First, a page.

An equally important part of Judge Aiken’s decision was her outright rejection of the Foreign Intelligence Surveillance Court of Review’s decision in In Re Sealed Case No. 02-001, 310 F.3d 717 (F.I.S.C.R. Nov. 18, 2002) (P&J, 10/28/02), where the FISCR Court rejected a lower court’s ruling that the procedures being used by the Government to spy on persons suspected of terrorist activities were not reasonably designed to protect the rights of American citizens, stating that they “come close” to the standards required by the Fourth Amendment.

In a detailed analysis of that decision, Judge Aiken rejected its rationale, stating that “FISCR's two fundamental premises underlying its ruling are contradictory. FISCR determined both that FISA never contained a purpose requirement, and that in altering the purpose requirement, Congress did not undermine the validity of searches conducted pursuant to FISA.”

She then wrote that:

“perhaps most significantly, In re Sealed Case ignores congressional concern with the appropriate balance between intelligence gathering and criminal law enforcement. It is notable that our Founding Fathers anticipated this very conflict as evidenced by the discussion in the Federalist Papers. Their concern regarding unrestrained government resulted in the separation of powers, checks and balances, and ultimately, the Bill of Rights. Where these important objectives merge, it is critical that we, as a democratic Nation, pay close attention to traditional Fourth Amendment principles. The Fourth Amendment has served this Nation well for 220 years, through many other perils.”

In the end, Judge Aiken summarized: “In place of the Fourth Amendment, the people are expected to defer to the Executive Branch and its representation that it will authorize such surveillance only when appropriate.”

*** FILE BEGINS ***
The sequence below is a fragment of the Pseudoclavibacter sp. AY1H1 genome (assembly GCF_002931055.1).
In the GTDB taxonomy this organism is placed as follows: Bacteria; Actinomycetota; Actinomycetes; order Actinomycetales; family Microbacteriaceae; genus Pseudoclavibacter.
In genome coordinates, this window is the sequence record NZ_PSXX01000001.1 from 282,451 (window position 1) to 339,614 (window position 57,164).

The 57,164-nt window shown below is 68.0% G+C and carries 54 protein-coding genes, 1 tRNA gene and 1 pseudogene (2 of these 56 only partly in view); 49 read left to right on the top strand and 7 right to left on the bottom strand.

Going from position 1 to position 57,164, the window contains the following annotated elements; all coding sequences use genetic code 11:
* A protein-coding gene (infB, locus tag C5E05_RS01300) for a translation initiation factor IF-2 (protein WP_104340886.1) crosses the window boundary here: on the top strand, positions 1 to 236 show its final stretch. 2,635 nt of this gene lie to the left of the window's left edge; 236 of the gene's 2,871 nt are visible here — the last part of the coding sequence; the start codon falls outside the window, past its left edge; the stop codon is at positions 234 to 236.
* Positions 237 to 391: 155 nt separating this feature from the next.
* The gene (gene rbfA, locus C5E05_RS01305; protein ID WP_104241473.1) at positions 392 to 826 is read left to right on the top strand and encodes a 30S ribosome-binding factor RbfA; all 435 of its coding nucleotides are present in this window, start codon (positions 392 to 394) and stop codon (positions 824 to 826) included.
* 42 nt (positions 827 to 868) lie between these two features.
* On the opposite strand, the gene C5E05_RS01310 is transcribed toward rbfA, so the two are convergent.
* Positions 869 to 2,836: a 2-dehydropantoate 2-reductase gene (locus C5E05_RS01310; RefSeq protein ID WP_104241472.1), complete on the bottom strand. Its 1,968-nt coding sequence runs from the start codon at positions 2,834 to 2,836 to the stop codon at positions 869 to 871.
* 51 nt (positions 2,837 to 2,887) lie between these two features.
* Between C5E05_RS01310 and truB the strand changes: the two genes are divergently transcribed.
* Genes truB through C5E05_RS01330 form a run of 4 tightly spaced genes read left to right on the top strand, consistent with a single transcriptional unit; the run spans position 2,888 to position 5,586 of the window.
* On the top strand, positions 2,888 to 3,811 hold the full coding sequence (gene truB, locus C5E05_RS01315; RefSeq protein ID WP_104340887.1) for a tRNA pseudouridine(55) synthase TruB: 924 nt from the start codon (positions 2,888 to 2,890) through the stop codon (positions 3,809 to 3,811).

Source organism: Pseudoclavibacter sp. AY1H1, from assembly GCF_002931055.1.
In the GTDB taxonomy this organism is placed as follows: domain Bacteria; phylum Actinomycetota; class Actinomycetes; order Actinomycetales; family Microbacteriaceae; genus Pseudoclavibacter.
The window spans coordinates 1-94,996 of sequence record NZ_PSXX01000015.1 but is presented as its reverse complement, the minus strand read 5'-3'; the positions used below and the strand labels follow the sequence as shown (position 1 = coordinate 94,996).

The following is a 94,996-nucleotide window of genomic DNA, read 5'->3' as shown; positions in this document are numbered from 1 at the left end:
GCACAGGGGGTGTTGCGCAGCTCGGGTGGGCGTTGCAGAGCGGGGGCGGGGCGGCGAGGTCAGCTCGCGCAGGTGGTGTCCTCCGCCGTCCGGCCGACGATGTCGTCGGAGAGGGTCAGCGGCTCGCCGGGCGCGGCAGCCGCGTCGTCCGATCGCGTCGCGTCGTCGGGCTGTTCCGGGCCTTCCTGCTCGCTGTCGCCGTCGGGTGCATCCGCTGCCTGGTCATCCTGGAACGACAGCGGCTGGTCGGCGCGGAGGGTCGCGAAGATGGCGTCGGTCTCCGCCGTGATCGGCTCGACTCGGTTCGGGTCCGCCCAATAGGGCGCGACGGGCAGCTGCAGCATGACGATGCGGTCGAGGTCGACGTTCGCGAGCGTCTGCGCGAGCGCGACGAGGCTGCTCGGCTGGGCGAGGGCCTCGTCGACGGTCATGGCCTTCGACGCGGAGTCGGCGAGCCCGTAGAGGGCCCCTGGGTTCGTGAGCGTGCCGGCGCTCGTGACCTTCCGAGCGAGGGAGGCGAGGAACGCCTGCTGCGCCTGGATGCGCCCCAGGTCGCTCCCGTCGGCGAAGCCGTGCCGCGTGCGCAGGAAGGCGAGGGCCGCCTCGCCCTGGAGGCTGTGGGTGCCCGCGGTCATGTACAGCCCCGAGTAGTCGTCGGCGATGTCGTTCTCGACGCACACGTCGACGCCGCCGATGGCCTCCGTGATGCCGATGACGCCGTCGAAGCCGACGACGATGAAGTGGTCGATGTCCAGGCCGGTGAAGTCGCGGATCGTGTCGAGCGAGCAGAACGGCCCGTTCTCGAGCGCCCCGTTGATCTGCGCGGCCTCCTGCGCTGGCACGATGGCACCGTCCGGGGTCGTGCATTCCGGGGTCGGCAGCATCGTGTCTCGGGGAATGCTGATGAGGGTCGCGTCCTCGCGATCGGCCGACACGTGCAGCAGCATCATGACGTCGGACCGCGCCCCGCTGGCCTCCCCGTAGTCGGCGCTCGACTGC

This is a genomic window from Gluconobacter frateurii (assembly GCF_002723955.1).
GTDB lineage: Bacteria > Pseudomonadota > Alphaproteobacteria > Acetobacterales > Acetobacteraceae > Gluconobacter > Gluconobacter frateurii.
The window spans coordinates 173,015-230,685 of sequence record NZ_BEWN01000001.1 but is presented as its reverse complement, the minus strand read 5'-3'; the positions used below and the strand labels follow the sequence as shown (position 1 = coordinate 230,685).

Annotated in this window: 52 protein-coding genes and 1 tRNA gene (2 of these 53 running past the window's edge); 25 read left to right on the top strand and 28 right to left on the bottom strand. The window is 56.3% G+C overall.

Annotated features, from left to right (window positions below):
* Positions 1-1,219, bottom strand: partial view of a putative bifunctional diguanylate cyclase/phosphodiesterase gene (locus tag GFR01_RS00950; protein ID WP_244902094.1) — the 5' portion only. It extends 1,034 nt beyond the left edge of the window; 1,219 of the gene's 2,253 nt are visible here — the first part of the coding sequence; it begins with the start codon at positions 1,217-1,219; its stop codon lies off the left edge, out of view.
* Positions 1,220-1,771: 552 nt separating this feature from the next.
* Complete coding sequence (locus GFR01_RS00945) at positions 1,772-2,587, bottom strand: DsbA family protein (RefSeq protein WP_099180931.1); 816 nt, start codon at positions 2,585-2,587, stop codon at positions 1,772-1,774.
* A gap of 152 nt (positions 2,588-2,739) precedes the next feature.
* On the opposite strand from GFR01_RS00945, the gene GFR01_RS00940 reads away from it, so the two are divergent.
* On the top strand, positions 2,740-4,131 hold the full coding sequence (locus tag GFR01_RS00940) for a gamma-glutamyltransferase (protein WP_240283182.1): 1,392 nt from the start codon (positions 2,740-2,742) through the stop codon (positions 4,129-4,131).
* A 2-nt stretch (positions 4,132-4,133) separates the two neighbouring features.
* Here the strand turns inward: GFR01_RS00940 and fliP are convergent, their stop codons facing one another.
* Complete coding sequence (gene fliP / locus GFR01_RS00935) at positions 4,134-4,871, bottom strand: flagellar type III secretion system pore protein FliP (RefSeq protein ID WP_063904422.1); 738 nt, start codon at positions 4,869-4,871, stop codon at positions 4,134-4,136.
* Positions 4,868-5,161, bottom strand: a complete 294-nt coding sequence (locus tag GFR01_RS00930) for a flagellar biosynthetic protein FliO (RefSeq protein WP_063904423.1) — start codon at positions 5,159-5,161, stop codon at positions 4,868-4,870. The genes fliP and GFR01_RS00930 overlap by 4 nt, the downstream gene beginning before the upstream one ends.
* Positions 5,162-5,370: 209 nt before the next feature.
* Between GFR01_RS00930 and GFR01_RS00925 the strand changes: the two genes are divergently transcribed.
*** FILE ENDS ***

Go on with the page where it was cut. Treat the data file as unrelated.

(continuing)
U.S. v. Wilson, 483 F.Supp.2d 348 to 537 (E.D.N.Y. June 8, 2006 thru June 12, 2007) (Judge Garaufis) (Docket No. 04-CR-1016 (NGG)) [26 separate rulings]

In a series of 26 separate rulings reported at 483 F.Supp.2d, pages 348 to 527, Judge Garaufis has provided a valuable compendium of the law on a number of important topics relating to the imposition of the death penalty in Federal cases in New York State. All of these rulings relate to the death sentence that was ultimately imposed on Ronell Wilson following his convictions for the murder of two NYPD detectives in Staten Island in 2003.

Using the provisions of the Federal Death Penalty Act (“FDPA”) (18 U.S.C. §§ 3591-98), the Government charged Wilson with seven separate capital counts including engaging in a pattern of racketeering activity; committing obstruction of justice murder; murder in aid of racketeering and carjacking; use of a firearm in connection with narcotics trafficking; and conspiring to murder rival gang members. The case is particularly significant because Wilson was the first person to face death in a federal case in New York since the 1950s.